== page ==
After the exciting two year data and subgroup analyses from SYNTAX, which was presented for the first time in Barcelona, the role of sophisticated imaging techniques to detect viability and ischaemia in candidates for revascularisation was discussed. I was privileged to chair one of the “Hot Trials” sessions, presenting results which are going to revolutionise our antiplatelet and anticoagulant treatment confirming in STEMI patients the usefulness of primary PCI above 75 years  and the need of immediate transfer after thrombolysis even when large distances separate the hospitals of initial treatment and angioplasty centres.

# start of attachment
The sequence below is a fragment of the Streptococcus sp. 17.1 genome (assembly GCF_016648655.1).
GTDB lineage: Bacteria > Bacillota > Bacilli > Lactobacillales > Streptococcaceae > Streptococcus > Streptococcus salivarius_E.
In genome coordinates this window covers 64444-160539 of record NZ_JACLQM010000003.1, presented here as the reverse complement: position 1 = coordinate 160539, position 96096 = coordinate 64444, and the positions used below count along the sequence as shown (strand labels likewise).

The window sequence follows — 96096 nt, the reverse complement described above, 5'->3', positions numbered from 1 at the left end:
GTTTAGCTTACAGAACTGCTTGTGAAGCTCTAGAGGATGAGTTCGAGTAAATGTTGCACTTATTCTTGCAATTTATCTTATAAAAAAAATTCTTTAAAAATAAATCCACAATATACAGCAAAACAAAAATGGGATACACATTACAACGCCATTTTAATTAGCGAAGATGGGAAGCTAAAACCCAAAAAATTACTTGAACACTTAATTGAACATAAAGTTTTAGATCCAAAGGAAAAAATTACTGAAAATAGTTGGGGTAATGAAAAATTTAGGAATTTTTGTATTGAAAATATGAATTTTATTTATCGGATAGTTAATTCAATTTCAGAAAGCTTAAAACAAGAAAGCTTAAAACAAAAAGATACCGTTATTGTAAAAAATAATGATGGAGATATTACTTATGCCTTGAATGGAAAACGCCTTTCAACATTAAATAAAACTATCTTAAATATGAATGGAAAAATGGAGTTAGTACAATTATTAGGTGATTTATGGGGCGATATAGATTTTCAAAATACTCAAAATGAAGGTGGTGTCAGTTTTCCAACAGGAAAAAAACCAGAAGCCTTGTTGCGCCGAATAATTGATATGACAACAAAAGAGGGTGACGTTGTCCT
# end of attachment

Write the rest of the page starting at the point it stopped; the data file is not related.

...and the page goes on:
This continuous stream of expertise and new knowledge from trial results is key to define and update the ESC Guidelines. They receive general acceptance because they do not express the biased viewpoint of a specialist group, but reflect the broad contribution of all the ESC components, with our Association regularly invited to participate in the development of these key documents. This “ecumenical “ approach is best reflected in the various background of the panel members of the new Guidelines on Coronary Revascularisation, chaired by the former Presidents of our Association, William Wijns, as well as that of the European Society of Thoracic and Cardiovascular Surgery, Philippe Kohl. These Guidelines are due to replace the PCI Guidelines of 2007 and are expected to be released next year at the ESC Congress in Stockholm, Sweden (28 Aug-01 Sep 2010). One additional reason not to miss it!